casualties, including 415,004 dead; casualties among other
United Nations allies totalled 16,532 and included 3,094
dead. The casualties estimated among the communist forces
were two million.
The truce was signed at Punmanjom in July 1953 and marked
the end of hostilities in the Korean War. But the North
and the South have remained estranged and buffered by a
demilitarised zone. An armed stand off still exists between
the two Koreas, who are still technically at war.
Today, the Irish who served and died in Korea have not been
forgotten in the USA, thanks largely to the unstinting efforts
of a small group of Irish-American Korean War veterans.
When those young Irishmen left Ireland in the late 1940s
and early 1950s, their aim was to settle in the United States
and to become citizens of that country. Those that were
fortunate enough to return to the States after the war come
to a conclusion in 1953, eventually qualified for citizenship
and all the benefits that accompanied it.
In 1953, a Bill was passed granting citizenship to all immigrant
soldiers who served in the US armed forces. However, this
was not made retrospective which meant that those who served
from 1950 to 1952 in Korea had to wait for five years from
the time of their arrival in the US.
As for the Irish and other non-citizens who gave their young
lives for their adopted country, on the brutal battle fields
of Korea before 1952 - they never had the opportunity to
fulfil their ambition of citizenship.
For many years a campaign has been underway in the United
States to honour these Irishmen by seeking to have posthumous
citizenship granted to them.
John Leahy, from Derrevrin, Lixnaw, Kerry has been in the
vanguard of this effort. The Kerry man left Ireland in 1949
and 10 months after his arrival in America was drafted into
the US army.
Sgt Leahy served with distinction on the frontlines in Korea,
where he was attached to the 82nd AAA (Anti-Aircraft Artillery)
Battalion, 2nd Infantry Division.
John had to wait the full five years for citizenship upon
his return from Korea and has spent the last 25 years campaigning
for the posthumous award of US citizenship to his fallen
He has been busy lobbying politicians and trying to increase
public awareness not only on behalf of the Irish casualties
but also for all immigrant US soldiers killed in the Korean
War. His enthusiasm has inspired others to get involved
in this noble cause.
Most recently, Dan Herlihy, a Korean War veteran from Youghal
who lives in Massachusetts, has become actively involved
in the Korean Veterans Posthumous Citizenship issue.
His intervention has given a new and decisive impetus to
the campaign. Last July 25, Representatives Martin Meehan
and James McGovern of Massachusetts introduced the Posthumous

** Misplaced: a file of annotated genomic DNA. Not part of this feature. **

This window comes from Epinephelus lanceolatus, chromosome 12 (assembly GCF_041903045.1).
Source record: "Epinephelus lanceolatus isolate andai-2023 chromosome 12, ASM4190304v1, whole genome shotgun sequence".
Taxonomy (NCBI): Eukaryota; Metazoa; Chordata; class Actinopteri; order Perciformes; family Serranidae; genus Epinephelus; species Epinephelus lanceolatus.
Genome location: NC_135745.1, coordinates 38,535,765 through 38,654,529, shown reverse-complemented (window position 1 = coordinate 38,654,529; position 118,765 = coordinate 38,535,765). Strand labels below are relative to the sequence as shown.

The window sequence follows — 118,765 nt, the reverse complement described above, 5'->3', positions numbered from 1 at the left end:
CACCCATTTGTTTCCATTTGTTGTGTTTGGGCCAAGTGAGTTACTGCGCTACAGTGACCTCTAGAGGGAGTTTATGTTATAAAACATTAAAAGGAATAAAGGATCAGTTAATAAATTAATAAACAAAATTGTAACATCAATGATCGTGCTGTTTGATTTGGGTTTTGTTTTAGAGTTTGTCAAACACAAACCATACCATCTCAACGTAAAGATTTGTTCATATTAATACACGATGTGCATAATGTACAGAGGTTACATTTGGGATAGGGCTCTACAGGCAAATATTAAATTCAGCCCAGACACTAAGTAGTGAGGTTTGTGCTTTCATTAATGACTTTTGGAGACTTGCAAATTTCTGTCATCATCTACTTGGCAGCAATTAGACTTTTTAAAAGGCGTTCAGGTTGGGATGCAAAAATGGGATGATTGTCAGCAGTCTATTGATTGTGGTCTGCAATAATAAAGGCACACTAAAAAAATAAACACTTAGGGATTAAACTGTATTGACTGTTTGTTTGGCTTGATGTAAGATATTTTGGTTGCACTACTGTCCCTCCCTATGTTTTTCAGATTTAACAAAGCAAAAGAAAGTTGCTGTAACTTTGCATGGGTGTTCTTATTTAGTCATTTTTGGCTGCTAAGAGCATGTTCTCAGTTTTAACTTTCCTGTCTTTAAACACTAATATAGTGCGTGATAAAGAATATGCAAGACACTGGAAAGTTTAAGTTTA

Citizenship Restoration Act of 2001 in the Congress.
Significantly, the Bill was immediately passed to the House
Judiciary Committee where it is likely to be supported by
both sides of the house. If, and when the Bill becomes law,
the young Irishmen who died for the American flag in the
Korean War will be eligible to become posthumous citizens
of the USA.
Furthermore, last December 19, a companion Bill sponsored
by Senator C Schumer of New York, was introduced in the
Senate. The resolution was co-sponsored by Sen LD Chafee,
Rhode Island, and Sen Hillary Clinton, New York.
The Bill proposes to extend the deadline for granting
posthumous citizenship to individuals who die while on active-duty
service in the armed forces. It was referred to the
Senate Judiciary Committee.
John Leahy has championed the cause of his dead Irish comrades.
These soldiers were wronged nearly 50 years ago. It
is time for this injuries to be addressed, he says.
In this, he has served them well and done them proud.
Fifty years ago, on February 3, 1952, more than 3,000 people
attended a Requiem Mass in St Patricks Cathedral,
New York, in tribute to these Irish youths killed in Korea.
At that time the remains of nine young Irishmen were about
to be shipped back to their families in Ireland for interment.
Last February 4, an anniversary Memorial Mass was concelebrated
at the same venue in honour of the Irish born US soldiers
killed during the Korean War. Veterans organisations joined
with family members and friends in acknowledgement of the
contribution and sacrifice of these men 50 years ago.
An internet site - www.irishinkorea.org - has been set up
in tribute to the Irishmen known to have died in Korea,
while serving with US forces.
Fiftieth anniversary commemorative ceremonies have been
taking place since the year 2000 and will continue until
2003. These have been organised by the governments of the
United States and the Republic of Korea and have been conducted
in Korea and the US.
On the occasion of the 50th anniversary of the Korean War,
the ROK government decided to issue the Republic of Korea
War Service Medal to pay tribute to the Korean War